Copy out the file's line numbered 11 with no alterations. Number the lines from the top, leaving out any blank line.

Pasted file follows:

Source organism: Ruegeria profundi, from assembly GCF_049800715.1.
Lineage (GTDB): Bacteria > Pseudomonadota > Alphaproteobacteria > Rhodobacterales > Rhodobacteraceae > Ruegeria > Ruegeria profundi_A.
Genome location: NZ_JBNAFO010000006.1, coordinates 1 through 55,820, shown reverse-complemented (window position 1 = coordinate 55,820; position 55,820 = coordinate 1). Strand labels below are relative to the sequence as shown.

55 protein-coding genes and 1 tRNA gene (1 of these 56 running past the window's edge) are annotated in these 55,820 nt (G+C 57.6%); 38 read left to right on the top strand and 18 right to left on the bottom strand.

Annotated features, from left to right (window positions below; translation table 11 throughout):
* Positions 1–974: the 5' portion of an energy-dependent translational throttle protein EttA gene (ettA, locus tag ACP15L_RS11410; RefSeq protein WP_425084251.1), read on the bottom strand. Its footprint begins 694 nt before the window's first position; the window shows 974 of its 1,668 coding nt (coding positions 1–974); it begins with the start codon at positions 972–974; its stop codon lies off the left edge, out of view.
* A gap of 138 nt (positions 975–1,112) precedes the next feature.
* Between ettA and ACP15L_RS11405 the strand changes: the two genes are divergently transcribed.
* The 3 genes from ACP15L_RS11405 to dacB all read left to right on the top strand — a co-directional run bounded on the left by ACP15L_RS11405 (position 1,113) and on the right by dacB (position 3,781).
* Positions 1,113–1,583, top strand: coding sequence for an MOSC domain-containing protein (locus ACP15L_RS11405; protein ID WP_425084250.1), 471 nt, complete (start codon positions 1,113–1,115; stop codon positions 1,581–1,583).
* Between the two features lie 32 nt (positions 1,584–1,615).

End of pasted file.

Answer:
* Between the two features lie 32 nt (positions 1,584–1,615).